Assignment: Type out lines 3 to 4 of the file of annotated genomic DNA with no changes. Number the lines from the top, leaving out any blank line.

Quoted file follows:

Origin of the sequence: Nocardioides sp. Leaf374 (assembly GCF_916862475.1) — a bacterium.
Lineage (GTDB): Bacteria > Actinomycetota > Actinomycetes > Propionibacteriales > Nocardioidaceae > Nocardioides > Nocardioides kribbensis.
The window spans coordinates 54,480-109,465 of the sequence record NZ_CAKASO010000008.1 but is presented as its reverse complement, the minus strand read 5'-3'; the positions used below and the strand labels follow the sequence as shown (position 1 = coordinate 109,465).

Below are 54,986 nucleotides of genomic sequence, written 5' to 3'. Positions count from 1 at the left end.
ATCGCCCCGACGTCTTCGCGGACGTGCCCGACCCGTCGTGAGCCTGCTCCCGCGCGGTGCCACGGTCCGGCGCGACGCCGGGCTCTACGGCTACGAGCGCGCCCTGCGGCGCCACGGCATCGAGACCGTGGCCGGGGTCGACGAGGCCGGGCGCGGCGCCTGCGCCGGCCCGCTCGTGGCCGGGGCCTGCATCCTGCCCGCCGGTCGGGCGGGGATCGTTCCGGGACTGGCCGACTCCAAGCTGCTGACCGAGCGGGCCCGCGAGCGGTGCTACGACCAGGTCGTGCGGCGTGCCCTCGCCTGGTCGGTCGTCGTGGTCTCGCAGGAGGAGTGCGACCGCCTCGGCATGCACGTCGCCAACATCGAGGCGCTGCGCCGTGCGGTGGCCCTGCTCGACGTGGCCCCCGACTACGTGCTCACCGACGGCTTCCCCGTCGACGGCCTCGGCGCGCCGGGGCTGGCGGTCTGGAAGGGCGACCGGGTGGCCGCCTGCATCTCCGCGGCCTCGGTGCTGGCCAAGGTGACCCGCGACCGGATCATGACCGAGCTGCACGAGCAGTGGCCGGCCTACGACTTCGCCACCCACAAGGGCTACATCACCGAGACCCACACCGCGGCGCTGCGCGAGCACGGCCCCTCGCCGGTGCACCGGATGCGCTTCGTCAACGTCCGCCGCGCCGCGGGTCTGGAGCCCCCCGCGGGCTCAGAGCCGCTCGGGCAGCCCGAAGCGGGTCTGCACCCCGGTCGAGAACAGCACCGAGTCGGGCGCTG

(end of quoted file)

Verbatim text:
The window spans coordinates 54,480-109,465 of the sequence record NZ_CAKASO010000008.1 but is presented as its reverse complement, the minus strand read 5'-3'; the positions used below and the strand labels follow the sequence as shown (position 1 = coordinate 109,465).

Below are 54,986 nucleotides of genomic sequence, written 5' to 3'. Positions count from 1 at the left end.